hursday, January 11, 2007
Bradford Washburn, father of modern Museum of Science, dies at 96
By Andrew Ryan, Globe Correspondent
Bradford Washburn, the founder of the modern Boston Museum of Science who transformed a modest collection into renowned institution, died last night at the age of 96.
The cause was heart failure, said his wife, Barbara Washburn. He died in Brookhaven retirement home in Lexington.
"He was a very kind and loving person and just had a desire for doing good things and adventure," Barbara Washburn said. "And he loved to share that goodness and that spirit of adventure."
Mr. Washburn ran the Museum of Science for 41 years, moving the small collection from its original Berkeley Street building to its present site on the Charles River Basin, now known as Science Park.
Mr. Washburn retired at age 70, but "It didn't slow him down at all," Barbara Washburn said.
An avid mountaineer and cartographer, Mr. Washburn made eight first-recorded ascents of North American peaks and authored two-dozen maps, several of the Grand Canyon, Mount Everest, and Mount McKinley. As a photographer, he pioneered the high-resolution, large-format aerial picture.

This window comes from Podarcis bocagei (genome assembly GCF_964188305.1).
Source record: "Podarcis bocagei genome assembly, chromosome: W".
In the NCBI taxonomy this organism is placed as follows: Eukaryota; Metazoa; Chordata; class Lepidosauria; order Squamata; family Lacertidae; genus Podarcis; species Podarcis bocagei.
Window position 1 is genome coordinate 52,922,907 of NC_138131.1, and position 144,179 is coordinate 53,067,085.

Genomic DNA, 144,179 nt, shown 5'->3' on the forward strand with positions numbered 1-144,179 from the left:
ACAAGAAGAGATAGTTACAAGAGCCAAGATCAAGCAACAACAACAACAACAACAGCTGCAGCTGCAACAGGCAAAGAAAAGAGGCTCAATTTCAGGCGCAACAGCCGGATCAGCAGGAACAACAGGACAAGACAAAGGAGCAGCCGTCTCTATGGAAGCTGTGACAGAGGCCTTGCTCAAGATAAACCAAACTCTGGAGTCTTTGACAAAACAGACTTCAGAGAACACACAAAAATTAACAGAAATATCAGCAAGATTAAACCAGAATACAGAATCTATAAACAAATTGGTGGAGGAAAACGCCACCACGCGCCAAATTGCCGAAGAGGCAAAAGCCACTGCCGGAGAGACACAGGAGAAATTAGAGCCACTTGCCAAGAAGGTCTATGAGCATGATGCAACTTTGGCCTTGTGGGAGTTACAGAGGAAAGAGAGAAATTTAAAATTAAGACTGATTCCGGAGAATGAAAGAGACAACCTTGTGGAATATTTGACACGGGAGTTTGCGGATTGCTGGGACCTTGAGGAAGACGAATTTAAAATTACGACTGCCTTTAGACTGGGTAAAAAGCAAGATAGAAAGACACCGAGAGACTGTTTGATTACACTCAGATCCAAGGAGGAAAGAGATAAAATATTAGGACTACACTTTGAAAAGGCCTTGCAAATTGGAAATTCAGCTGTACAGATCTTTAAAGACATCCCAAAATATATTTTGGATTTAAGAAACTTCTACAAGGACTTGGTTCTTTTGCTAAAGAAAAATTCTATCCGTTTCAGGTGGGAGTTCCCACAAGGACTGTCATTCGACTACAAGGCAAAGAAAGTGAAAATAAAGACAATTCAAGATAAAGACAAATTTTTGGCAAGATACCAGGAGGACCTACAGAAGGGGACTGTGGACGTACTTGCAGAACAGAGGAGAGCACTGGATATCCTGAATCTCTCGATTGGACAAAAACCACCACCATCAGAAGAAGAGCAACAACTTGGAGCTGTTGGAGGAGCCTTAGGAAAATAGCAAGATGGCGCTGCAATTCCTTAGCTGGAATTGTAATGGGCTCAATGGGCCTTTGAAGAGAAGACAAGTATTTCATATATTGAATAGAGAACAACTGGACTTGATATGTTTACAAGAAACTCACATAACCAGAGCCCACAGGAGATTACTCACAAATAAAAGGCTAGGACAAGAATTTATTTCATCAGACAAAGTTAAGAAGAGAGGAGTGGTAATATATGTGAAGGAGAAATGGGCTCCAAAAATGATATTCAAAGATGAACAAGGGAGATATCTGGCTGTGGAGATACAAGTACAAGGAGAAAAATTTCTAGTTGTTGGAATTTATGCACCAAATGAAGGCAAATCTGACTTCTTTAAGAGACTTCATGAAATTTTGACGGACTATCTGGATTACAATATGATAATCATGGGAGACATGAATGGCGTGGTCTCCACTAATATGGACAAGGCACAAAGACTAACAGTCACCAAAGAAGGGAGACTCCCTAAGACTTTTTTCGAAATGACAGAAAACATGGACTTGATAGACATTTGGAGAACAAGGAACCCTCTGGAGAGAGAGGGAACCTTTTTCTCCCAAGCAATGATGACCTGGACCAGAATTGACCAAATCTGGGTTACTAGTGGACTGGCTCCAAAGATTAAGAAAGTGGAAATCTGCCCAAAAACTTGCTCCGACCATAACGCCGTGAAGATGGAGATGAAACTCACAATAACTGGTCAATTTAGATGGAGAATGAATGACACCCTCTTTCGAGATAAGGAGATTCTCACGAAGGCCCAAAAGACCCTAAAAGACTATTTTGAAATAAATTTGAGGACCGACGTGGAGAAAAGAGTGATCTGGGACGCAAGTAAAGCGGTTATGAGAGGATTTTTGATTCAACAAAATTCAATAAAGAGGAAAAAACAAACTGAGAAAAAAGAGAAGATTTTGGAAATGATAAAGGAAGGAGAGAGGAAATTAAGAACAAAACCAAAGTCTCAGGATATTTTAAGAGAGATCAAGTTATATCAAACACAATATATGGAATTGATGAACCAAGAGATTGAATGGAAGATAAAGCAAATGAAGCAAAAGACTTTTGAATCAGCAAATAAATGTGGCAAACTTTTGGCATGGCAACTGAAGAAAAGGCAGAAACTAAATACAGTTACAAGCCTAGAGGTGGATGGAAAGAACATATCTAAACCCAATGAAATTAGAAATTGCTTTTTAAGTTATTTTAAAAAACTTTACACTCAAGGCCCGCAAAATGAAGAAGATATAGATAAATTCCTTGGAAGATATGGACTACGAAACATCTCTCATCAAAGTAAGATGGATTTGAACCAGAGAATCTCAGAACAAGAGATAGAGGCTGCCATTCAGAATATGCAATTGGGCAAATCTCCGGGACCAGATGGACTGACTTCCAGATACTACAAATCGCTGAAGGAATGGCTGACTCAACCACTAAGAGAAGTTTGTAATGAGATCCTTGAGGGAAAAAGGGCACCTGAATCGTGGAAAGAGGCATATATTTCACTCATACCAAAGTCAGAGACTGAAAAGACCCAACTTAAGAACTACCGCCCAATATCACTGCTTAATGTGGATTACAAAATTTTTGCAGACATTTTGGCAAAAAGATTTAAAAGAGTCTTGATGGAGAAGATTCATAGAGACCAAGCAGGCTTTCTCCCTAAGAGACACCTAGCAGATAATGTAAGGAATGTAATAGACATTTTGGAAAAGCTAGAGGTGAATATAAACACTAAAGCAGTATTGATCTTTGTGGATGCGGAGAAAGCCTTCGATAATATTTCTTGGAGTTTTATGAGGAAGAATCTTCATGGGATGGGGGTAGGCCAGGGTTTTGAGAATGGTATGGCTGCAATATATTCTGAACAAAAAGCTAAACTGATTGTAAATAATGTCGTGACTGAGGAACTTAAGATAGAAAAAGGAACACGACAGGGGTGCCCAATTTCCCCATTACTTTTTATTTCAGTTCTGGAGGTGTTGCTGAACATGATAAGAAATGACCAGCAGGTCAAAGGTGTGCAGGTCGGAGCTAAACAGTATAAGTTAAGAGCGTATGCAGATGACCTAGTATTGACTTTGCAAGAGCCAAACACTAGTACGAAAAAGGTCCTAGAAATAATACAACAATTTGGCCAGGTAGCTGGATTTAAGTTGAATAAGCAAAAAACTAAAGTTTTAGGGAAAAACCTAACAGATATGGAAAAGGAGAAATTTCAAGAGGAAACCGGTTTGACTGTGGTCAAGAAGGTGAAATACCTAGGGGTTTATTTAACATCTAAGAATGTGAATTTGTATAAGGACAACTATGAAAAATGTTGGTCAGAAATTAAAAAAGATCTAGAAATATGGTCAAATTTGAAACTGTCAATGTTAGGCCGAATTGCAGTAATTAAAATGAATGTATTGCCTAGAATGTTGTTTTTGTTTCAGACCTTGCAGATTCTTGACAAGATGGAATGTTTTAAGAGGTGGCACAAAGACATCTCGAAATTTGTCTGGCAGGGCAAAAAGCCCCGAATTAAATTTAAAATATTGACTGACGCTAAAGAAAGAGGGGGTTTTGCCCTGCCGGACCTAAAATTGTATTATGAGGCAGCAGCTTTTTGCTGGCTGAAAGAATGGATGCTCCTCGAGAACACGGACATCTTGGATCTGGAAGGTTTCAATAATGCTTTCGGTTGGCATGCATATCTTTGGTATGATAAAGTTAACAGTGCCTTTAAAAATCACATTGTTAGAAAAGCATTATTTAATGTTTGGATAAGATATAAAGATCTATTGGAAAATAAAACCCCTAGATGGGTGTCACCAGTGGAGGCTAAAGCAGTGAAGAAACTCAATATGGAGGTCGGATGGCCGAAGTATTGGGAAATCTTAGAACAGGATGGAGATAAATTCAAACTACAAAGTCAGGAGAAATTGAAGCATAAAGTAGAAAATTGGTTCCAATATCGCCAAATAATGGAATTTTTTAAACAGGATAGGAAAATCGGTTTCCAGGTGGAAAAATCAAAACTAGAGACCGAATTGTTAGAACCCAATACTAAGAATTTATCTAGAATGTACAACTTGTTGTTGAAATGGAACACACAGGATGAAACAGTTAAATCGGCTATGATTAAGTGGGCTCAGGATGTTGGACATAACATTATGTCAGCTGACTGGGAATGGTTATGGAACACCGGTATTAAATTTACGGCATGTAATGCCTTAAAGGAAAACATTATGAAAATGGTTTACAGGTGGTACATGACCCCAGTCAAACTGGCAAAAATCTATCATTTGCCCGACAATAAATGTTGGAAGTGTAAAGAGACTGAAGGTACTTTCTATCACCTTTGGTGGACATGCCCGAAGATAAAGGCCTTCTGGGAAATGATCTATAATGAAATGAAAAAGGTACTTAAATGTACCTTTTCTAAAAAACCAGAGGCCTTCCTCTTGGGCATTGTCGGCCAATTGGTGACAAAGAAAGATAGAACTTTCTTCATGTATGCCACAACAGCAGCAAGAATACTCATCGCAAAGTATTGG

Mr. Washburn hailed from a bygone era when social status, scientific investigation, mountaineering, and exploration all combined into a "true Victorian style and character," biographer Michael Sfraga has written in "Bradford Washburn, A Life of Exploration."
There will be no services. Mr. Washburn will be cremated.
"He didn't want any fuss," Barbara Washburn said.
Posted by the Boston Globe City & Region Desk at 09:22 AM